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PROPOSED STANDARD FOR THE S-100 BUS

IP.com Disclosure Number: IPCOM000131310D
Original Publication Date: 1978-May-01
Included in the Prior Art Database: 2005-Nov-10
Document File: 9 page(s) / 33K

Publishing Venue

Software Patent Institute

Related People

George Morrow: AUTHOR [+4]

Abstract

, Parasitic Engineering, Inc. Members, IEEE Computer Society Microprocessor Standards Committee The computer bus commonly known as the S-100 was first introduced by MITS, Inc., with its Altair kit. This bus has since spread throughout the electronics industry and beyond. Today over a hundred manufacturers make products which claim to be compatible with the S-100 bus even though -- until now -- no complete specification has been available. The following table, figures, and notes constitute the preliminary draft of a proposed standard for the S-100 bus.

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THIS DOCUMENT IS AN APPROXIMATE REPRESENTATION OF THE ORIGINAL.

This record contains textual material that is copyright ©; 1978 by the Institute of Electrical and Electronics Engineers, Inc. All rights reserved. Contact the IEEE Computer Society http://www.computer.org/ (714-821-8380) for copies of the complete work that was the source of this textual material and for all use beyond that as a record from the SPI Database.

PROPOSED STANDARD FOR THE S-100 BUS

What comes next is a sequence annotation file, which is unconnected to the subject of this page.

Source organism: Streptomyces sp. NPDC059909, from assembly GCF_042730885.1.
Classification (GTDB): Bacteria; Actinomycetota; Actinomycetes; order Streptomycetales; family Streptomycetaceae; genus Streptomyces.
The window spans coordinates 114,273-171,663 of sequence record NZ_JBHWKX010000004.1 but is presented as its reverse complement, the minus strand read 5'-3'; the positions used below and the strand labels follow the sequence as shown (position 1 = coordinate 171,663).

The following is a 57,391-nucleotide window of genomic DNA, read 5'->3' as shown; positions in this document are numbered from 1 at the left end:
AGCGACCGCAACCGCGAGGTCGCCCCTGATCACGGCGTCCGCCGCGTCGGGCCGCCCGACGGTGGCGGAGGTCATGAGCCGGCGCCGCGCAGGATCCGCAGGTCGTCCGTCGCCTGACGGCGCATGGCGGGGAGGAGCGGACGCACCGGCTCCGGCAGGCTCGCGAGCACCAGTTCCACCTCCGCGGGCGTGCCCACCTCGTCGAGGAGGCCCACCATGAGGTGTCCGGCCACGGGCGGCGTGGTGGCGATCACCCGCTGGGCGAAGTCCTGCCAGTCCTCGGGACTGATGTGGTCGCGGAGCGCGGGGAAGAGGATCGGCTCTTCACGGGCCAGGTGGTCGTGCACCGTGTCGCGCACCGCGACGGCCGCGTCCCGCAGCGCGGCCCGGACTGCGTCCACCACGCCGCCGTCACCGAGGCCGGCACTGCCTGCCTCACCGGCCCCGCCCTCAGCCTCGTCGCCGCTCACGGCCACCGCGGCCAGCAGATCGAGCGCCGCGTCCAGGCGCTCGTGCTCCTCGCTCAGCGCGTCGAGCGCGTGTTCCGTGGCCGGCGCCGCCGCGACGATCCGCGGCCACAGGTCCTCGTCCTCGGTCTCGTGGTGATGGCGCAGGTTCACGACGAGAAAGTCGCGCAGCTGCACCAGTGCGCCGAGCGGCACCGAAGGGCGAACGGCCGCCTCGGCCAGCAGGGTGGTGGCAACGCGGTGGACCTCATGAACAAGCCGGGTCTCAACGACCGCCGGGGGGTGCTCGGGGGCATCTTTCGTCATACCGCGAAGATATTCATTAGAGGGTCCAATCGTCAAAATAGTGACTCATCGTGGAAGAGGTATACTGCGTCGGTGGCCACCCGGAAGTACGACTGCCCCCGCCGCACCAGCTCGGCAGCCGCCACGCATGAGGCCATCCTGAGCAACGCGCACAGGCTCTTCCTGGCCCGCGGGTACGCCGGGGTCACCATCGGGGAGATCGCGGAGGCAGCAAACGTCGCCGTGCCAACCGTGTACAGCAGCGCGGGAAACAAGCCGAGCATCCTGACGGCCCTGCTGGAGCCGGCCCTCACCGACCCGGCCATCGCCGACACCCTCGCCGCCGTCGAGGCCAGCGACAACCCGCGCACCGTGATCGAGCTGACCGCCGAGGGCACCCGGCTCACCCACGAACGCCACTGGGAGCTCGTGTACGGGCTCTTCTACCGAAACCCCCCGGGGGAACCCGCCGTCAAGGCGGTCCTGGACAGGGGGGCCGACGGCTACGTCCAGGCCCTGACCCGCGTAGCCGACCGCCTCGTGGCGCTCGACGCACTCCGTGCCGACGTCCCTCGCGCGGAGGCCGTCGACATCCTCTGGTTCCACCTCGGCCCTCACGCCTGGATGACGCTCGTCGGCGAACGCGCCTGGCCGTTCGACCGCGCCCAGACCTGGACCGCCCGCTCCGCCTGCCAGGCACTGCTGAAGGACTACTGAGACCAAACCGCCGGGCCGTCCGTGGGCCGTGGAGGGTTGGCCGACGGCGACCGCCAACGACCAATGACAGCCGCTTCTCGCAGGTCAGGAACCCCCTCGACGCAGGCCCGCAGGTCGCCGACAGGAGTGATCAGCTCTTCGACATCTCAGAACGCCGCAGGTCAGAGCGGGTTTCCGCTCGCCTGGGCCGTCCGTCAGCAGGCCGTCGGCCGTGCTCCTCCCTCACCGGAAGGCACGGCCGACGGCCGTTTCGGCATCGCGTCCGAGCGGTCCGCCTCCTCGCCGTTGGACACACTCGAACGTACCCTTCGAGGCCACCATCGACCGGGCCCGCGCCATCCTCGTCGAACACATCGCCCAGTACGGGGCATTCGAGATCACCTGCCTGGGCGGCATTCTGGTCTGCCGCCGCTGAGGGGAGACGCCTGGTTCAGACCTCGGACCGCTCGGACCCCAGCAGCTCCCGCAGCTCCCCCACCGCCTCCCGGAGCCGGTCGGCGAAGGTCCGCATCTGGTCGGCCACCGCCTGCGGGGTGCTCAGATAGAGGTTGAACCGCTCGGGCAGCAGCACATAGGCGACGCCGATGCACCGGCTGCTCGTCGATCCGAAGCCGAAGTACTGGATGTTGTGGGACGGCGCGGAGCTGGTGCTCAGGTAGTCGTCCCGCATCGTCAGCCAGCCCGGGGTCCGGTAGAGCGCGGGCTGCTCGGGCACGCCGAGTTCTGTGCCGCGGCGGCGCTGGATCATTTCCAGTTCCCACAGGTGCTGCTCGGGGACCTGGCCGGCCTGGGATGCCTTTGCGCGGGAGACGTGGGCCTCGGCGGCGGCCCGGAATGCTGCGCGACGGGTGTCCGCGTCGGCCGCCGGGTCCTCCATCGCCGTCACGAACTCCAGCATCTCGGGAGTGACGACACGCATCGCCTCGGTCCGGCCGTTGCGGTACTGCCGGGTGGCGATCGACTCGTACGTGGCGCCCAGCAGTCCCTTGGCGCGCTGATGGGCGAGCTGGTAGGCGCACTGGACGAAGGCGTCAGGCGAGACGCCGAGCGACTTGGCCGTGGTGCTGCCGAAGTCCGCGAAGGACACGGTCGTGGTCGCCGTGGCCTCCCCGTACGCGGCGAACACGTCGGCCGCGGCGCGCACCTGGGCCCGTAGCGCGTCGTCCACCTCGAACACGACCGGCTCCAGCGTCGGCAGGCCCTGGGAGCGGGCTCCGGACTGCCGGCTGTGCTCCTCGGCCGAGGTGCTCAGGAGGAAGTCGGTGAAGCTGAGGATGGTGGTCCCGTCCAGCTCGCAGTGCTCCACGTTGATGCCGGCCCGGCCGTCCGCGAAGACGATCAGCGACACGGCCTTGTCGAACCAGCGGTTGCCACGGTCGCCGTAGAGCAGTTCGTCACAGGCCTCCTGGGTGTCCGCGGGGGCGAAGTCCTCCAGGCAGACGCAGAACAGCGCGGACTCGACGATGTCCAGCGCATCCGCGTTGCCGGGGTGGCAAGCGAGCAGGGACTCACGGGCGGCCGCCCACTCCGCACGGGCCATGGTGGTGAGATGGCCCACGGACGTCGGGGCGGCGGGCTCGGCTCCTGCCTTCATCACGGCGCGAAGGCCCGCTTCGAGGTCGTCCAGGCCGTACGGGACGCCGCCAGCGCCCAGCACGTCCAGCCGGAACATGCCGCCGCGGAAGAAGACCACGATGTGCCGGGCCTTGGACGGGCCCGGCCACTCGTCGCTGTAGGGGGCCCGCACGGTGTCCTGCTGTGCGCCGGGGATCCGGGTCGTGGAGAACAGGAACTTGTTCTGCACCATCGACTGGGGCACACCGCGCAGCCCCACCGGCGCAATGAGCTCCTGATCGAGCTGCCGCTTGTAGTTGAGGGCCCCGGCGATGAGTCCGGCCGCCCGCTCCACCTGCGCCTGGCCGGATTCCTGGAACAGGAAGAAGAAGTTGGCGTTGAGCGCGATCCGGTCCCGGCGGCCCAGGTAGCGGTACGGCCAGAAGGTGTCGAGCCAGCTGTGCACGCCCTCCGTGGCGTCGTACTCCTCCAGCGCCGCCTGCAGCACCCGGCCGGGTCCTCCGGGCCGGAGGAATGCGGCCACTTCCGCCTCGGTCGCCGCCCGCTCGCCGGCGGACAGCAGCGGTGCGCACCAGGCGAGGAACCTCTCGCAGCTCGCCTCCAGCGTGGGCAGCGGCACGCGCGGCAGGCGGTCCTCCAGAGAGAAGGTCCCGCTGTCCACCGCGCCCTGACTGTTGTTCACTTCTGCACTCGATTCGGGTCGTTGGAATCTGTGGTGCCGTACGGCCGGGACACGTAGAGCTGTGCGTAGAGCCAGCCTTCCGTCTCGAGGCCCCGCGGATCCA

George Morrow , Thinker Toys Howard Fullmer , Parasitic Engineering, Inc.

Members, IEEE Computer Society Microprocessor Standards Committee

The computer bus commonly known as the S-100 was first introduced by MITS, Inc., with its Altair kit. This bus has since spread throughout the electronics industry and beyond. Today over a hundred manufacturers make products which claim to be compatible with the S-100 bus even though -- until now -- no complete specification has been available. The following table, figures, and notes constitute the preliminary draft of a proposed standard for the S-100 bus.

This document is a specification for both timing and signal disciplines. Signal discipline is described using the bus master/bus slave language long associated with Digital Equipment Corporation's PDP-11. This point of view facilitated the deyelopment of a simple and highly reliable DMA protocol, the extended addressing capabilities, and the 16-bit wide data path proposals. These extensions to the original Altair bus represent a significant advance to the state of the art of small computers and are a direct result of a continuing dialogue with a large number of interested people who have contributed their thoughts and ideas to the standards committee. The extended address and data proposals are compatible with systems that don't use these features, including most existing systems. Signals which are defined or redefined for the extensions are indicated by an asterisk.

    (Image Omitted: S-100 Bus Signal Definitions (preliminary -- subject to revision) .....PIN
NO......SIGNAL NAME & TYPE.....POLARITY.....DESCRIPTION 1.....+8 volts (B)'Instantaneous
minimum greater than 7 volts, instantaneous maximum less than 25 volts, average maximum less than 11 volts. 2.....+ 16 volts (B)Instantaneous minimum greater than 14 volts,
instantaneous maximum less than 35 volts, average maximum less than 20 volts. 3.....XRDY
(S)' ' .....positive.....One of two ready inputs to the current bus master. The bus is ready when
both these ready inputs are true. 4.....VlO (S)' .....negative.....Vectored interrupt line 0. 5.....Vl1
(S)' .....negative.....Vectored interrupt line 1. 6.....Vl2 (S)' .....negative.....Vectored interrupt line 2.
7.....Vl3 (S)' .....negative.....Vectored interrupt line 3. 8.....Vl4 (S)' .....negative.....Vectored
interrupt line 4. 9.....Vl5 (S)' .....negative.....Vectored interrupt line 5. 10.....Vl6 (S)'
.....negative.....Vectored interrupt line 6. 11.....Vl7 (S)' .....negative.....Vectored interru...